Is fashion art? Maybe, if the shoe fits
By Janet Bennett Kelly
Published: Thursday, April 4, 2013, 8:55 p.m.
Can a piece of clothing be art, and can a designer be an artist? Maybe, says Harold Koda, curator in charge of the Costume Institute at New York's Metropolitan Museum of Art.
“Most designers are reluctant to say they're artists, even though every creative person goes through the same process to express an idea,” Koda said in a recent interview. ere, spring shopping suggestions for those who believe that art can be found on city streets as well as in the National Gallery.
From the op art school
Victor Vasarely painted “Bora III,” an oil on canvas, in 1964. He was a leader in developing the geometric abstract, also known as optical art.
• Op artists zoomed in on color and line. A chevron-pattern cotton sweater from New Zealand-based designer Karen Walker goes for a similar artistic effect, seducing us with its precise navy stripes. Pair this fresh take on nautical style with your go-to white jeans or cropped ones worn with ankle-tied espadrilles. Seafellow sweater, $88 at www.anthropologie.com.
• A front-pocket tote's soothing geometric design in minimalist black and white will give you the illusion — if not the reality — of imposing order on your overscheduled days. Shopper, $129 at www.zara.com.
• Among the designers who, like Jacobs, embraced the bold geometric patterns of the 1960s is Derek Lam, who teamed with Kohl's for a new collection called DesigNation, set to launch online and in area stores April 5. Colors inspired by life in Rio de Janeiro give the wearer of this fitted dress a new angle on wearing stripes.$70 at area Kohl's stores and www.kohls.com.
From the collage school
Gerhard Richter painted “Stuhl” (chair) in 1985. His primary focus in the late 1970s and early '80s was abstract art.
• Old-school G.H. Bass & Co. (founded in the 1870s) delivers a new-school spin on saddle shoes with a jaunty collage of an on-trend floral fabric and leather. Available in yellow with black soles or black with yellow soles. Thea saddle shoes, $98 at Anthropologie stores, www.anthropologie.com and bassshoes.harborghb.com.
• If collage is all about layering and texture and creating cohesion out of visual differences, then a set of sparkly, stone-encrusted, candy-colored bracelets qualifies as a new art form. Set, $29 at www.accessorize.com.
• Graphic stripes and a photo print of a crowded beach scene make a crepe de chine mini dress an art-driven choice for a summer party on the patio. It's from Clover Canyon, known for blending bold patterns and hues. $207 at www.netaporter.com.
Janet Bennett Kelly is a writer for the The Washington Post.
Show commenting policy
TribLive commenting policy
You are solely responsible for your comments and by using TribLive.com you agree to our Terms of Service.
We moderate comments. Our goal is to provide substantive commentary for a general readership. By screening submissions, we provide a space where readers can share intelligent and informed commentary that enhances the quality of our news and information.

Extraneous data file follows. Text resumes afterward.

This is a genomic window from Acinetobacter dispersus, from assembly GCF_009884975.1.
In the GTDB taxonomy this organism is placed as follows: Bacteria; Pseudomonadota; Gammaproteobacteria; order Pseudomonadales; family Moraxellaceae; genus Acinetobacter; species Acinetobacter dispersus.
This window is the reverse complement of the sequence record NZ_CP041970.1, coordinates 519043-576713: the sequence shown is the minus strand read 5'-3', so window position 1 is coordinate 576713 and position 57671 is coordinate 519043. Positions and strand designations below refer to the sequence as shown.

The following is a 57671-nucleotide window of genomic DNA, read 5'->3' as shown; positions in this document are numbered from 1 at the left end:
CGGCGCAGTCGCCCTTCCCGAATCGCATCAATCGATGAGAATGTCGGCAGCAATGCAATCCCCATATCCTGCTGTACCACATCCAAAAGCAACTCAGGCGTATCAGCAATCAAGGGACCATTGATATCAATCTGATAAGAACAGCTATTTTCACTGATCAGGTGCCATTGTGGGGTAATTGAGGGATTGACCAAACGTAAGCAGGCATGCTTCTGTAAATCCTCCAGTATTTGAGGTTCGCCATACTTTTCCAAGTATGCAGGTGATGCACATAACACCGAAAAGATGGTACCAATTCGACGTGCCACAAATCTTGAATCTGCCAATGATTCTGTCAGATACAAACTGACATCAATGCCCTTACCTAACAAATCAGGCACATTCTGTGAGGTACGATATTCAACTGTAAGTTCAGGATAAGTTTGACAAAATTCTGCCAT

While most comments will be posted if they are on-topic and not abusive, moderating decisions are subjective. We will make them as carefully and consistently as we can. Because of the volume of reader comments, we cannot review individual moderation decisions with readers.
We value thoughtful comments representing a range of views that make their point quickly and politely. We make an effort to protect discussions from repeated comments either by the same reader or different readers.
We follow the same standards for taste as the daily newspaper. A few things we won't tolerate: personal attacks, obscenity, vulgarity, profanity (including expletives and letters followed by dashes), commercial promotion, impersonations, incoherence, proselytizing and SHOUTING. Don't include URLs to Web sites.
We do not edit comments. They are either approved or deleted. We reserve the right to edit a comment that is quoted or excerpted in an article. In this case, we may fix spelling and punctuation.
We welcome strong opinions and criticism of our work, but we don't want comments to become bogged down with discussions of our policies and we will moderate accordingly.
We appreciate it when readers and people quoted in articles or blog posts point out errors of fact or emphasis and will investigate all assertions. But these suggestions should be sent via e-mail. To avoid distracting other readers, we won't publish comments that suggest a correction. Instead, corrections will be made in a blog post or in an article.
- Warrendale-based Rue21 dives in with debut swimwear line
- Fashion essentials: Pittsburgh’s style watchers tell what they can’t live without
- Pittsburgh fundraiser takes its ‘Q’ from theater designers